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proposal 3: checkpoint 3.3

From: lisa seeman <seeman@netvision.net.il>
Date: Sun, 3 Aug 2003 08:21:59 +0200
To: <w3c-wai-gl@w3.org>
Message-ID: <000101c35987$90acda10$ad00000a@patirsrv.patir.com>
This was a lot of work...
 
before folks jump on any wording issues or the details, please, let us
get a consensus on the concept -is this the way to go? is the direction
of the checkpoints a step forward? Also, please read the notes before
commenting
 
Also remember to comment if you do like the rewrite (one can hope)
 
 
on to the main....
 
Firstly, I think part of 3.3 can be incorporated into a core checkpoint
without unduly or overly  changing the content of the page...
The purpose of a core checkpoint will be to ensure that user agents can
provide assistance to the user, to summarize, simplify and aid
navigation.
 
 
Specifically we could require in a core checkpoint:
 
 
Provide assistance to enable the user to find and understand core
information.
 
criteria:
 
1, provide uniqueness of page titles 
 
2, provide headings and linked text that are unique and clear when read
out of context 
 
3,  markup of  key information that the user most typically requires
with structural markup -(note: this is  similar to1.3 [CORE] however we
are adding a requirement  to _identify_  important content - and then
incorporate it into structural mark up )
 
4,  when the content is more important then the writing style, clarify
Syntactic and Semantic ambiguity, (but not word ambiguity). -see end
notes

 

 

checkpoint 3.3 -E

The "review" criteria was added as a compromise position, between
allowing us to state some clear writing requirements and making it
practical. However in view of us now being able to make this an extended
checkpoint, we do not have to have the same concerns. If it is
inappropriate for this content to use short sentence - well then the
author can still claim accessibility, but just not to this checkpoint.
From the user perspective, this page is not accessible this audience if
certain clear and certain criteria are not met.  

 

checkpoint 3.3 - provide clear content



success criteria

1.	
All terms  used are available in a linked to, fully accessible
accessible simple language lexicon, or supplementary lexicon of topic
specific Jargon

2.	
A language structure is chosen to aid comprehension (such as active
voice in languages where this form helps convey information)

3.	
Strings of no more than three nouns are defined as a phrase in a linked
to lexicon

4.	
Sentences without lists do not exceed 25 words.

5.	
Do not use more then two conjunctions in a sentence or list item (unless
in  a sub list).

6.	
Paragraphs do not contain more then 7 sentences

7.	
Separate ideas are provided in a  separate paragraphs  

8.	
The key term or idea of each paragraph is easily identifiable
(techniques: through markup like em, or by "front loading")

9.	
Inclusion of non-text content to symbolize or replace text for key pages


10.	
Clarity of references are provided for  pronouns and anaphoric
expressions (these refer back to something already said in the text) 

1.	
example of potential ambiguity: "Scientists study monkeys. They eat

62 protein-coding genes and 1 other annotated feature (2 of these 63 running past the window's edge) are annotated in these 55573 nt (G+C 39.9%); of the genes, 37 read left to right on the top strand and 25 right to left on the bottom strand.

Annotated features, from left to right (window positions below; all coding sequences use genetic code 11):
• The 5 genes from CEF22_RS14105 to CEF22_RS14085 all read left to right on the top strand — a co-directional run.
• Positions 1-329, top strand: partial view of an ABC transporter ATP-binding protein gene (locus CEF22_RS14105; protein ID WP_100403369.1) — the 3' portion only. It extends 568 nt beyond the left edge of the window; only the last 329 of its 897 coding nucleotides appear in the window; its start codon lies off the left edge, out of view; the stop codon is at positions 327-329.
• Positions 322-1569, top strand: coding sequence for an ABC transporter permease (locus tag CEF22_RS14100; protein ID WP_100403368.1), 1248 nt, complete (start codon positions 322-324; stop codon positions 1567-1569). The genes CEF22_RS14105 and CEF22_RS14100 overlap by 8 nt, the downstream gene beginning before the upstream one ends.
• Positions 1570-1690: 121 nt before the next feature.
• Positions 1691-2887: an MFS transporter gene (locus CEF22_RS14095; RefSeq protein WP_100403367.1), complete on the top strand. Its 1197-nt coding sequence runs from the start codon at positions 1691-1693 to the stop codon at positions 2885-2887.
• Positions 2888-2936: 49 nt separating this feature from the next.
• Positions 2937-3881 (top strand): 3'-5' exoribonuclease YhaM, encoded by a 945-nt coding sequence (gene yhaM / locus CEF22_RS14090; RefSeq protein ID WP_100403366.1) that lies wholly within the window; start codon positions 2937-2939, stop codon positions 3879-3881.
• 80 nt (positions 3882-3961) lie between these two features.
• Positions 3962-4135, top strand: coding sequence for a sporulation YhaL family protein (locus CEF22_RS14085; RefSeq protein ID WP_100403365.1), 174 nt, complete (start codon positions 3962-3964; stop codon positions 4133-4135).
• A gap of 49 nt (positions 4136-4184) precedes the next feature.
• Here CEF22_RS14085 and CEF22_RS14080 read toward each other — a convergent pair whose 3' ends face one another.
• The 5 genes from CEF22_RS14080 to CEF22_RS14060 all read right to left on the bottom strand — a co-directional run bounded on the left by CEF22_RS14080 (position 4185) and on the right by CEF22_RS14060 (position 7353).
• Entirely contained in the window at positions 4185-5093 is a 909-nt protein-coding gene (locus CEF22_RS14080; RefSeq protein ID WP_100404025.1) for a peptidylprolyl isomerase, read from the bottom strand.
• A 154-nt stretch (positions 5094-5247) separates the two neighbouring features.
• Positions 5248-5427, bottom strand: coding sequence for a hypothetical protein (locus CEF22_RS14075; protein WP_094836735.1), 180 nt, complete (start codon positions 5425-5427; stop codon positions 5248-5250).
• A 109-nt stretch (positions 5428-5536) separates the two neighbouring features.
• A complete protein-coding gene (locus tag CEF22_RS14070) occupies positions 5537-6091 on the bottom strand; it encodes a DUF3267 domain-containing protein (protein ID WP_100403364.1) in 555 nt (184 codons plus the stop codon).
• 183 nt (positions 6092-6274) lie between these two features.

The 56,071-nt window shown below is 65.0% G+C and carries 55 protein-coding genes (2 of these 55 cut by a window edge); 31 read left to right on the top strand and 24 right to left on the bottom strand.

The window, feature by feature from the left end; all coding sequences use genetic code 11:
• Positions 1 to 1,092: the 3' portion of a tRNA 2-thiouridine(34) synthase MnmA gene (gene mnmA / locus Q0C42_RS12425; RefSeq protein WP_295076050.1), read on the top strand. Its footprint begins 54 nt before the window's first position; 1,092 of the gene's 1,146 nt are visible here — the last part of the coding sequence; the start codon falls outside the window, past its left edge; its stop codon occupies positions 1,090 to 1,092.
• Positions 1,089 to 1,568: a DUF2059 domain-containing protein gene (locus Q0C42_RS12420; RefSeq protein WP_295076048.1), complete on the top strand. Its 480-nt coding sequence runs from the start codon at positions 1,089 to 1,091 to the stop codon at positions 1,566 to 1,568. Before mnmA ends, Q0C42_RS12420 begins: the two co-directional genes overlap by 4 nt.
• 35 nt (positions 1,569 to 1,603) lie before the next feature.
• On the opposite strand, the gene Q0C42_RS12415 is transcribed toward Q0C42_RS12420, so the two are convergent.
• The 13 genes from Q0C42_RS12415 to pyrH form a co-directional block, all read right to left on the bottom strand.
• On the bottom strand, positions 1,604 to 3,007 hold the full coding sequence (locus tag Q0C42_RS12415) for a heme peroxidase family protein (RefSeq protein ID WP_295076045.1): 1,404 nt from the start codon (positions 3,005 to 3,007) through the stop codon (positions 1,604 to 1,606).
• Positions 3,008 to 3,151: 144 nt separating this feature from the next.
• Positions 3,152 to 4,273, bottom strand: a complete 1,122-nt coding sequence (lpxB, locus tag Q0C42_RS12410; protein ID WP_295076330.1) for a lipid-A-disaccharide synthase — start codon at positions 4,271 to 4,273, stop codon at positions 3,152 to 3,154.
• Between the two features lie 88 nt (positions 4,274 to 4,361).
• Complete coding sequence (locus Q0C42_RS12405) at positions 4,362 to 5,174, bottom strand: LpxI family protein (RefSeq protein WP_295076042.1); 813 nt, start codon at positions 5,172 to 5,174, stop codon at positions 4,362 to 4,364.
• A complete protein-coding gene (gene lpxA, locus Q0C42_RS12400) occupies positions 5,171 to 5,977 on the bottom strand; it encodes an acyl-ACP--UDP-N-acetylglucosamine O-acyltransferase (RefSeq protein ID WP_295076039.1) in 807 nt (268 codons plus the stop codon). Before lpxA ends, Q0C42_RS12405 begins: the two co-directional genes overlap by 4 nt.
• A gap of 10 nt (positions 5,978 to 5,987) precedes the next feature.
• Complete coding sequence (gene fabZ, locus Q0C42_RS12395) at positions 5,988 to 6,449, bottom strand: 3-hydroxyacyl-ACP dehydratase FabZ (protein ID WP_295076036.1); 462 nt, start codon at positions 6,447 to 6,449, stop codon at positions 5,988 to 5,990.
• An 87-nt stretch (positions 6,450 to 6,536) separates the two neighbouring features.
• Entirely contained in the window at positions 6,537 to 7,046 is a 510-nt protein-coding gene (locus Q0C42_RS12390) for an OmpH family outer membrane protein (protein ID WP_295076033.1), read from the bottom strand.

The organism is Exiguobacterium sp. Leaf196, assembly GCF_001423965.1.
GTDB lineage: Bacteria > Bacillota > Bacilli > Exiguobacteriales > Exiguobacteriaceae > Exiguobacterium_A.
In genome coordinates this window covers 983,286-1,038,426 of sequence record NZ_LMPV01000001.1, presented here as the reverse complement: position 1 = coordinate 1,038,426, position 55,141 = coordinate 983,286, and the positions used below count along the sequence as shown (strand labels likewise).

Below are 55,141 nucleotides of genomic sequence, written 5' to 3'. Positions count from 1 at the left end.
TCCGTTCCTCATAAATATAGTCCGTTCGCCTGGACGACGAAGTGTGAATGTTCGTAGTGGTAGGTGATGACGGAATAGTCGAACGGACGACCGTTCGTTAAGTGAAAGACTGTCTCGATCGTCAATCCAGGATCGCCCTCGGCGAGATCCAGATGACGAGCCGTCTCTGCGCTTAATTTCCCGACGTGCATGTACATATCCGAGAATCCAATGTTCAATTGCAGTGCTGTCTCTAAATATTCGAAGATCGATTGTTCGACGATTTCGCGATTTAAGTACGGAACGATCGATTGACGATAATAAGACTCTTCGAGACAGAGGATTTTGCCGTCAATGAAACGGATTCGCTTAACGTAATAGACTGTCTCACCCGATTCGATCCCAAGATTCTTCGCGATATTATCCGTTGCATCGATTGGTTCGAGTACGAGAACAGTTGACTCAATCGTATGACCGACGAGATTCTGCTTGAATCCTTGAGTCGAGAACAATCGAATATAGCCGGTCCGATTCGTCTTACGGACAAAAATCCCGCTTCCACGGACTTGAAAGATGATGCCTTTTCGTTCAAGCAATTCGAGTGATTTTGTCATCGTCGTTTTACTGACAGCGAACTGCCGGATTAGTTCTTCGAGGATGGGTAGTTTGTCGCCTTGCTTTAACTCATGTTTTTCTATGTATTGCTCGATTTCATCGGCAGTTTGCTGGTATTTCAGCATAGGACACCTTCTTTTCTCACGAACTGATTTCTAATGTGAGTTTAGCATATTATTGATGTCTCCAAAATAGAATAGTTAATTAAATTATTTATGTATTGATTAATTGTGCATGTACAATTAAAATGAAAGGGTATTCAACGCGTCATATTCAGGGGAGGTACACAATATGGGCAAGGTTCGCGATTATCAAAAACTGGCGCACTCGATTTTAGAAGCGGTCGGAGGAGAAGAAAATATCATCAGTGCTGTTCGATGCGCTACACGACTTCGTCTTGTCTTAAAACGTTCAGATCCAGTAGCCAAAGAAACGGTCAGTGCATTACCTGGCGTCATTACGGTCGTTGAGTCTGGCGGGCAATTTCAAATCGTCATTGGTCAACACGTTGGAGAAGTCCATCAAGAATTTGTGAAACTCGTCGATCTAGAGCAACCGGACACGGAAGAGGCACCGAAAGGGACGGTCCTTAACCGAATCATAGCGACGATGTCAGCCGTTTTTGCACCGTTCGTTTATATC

bananas." 

11.	
Conjunction forms and adverbs  are used correctly to make explicit the
relationship between phrases or parts of the text such as "and," "but,"
"furthermore," "not only"

12.	
Clarify the logic in the order and flow of information (for example
provide a summary, document map or flow diagram)

13.	
Provide all steps in  required actions  or in the explanation of
instructions 

14.	
Provide consistency in the use of names and labels 

a.	
clarify where the document: 

*	
addresses users 

*	
explains choices and options 

*	
labels options to get more information 

*	
instructs users how to modify selections in critical functions (such as
how to delete an item from a shopping cart) 

b.	
application of: 

*	
goal-action structure for menu prompts 

*	
default settings (and the ease in re-establishing them) 

*	
two-step "select and confirm" processes to reduce accidental selections
for critical functions 

*	
calculation assistance to reduce the need to calculate 

Best practices:



1.	care in the use of all-capital letters where normal sentence
case might increase comprehension 
2.	providing support for conversion into symbolic languages 
3.	testing with potential with cognitive disabilities  users for
ease of accessibility 
4.	use a well known lexicon.

 
background and notes:
 
Clarify the logic in the order and flow of information  - this provides
a clear testable form that will encourage the author to use  logic and
order in the flow of information, whilst providing a summary.

Syntactic ambiguity occurs when there is more than one possible
syntactic 
parses for a grammatical sentence. For example, the sentence Fasten the 
assembly with the lever. This may be either an instruction to fasten the

assembly using a lever, or an instruction to fasten the assembly, which
has a 
lever attached to it. With the prepositional phrase with the lever can
be 
attached to the verb or to the noun phrase object. However often a
Syntactic 
ambiguity is caused by a word ambiguity- in our example the word with is

ambiguous. With  could mean using or connected to. 
Semantic ambiguity
Semantic ambiguity occurs when other knowledge sources are required to 
determine the meaning of a sentence.  For example, the sentence Start
the 
engine and keep it running, the fact that it refers to the engine is not

inferable from the single clause keep it running. The ambiguity is
caused by 
the difficulty in resolving the pronoun. 
were the context can not decipher the word

 

All the best

Lisa Seeman

 

Visit us at the  <http://www.ubaccess.com/> UB Access website

UB Access - Moving internet accessibility

 

 
Received on Sunday, 3 August 2003 02:29:05 GMT

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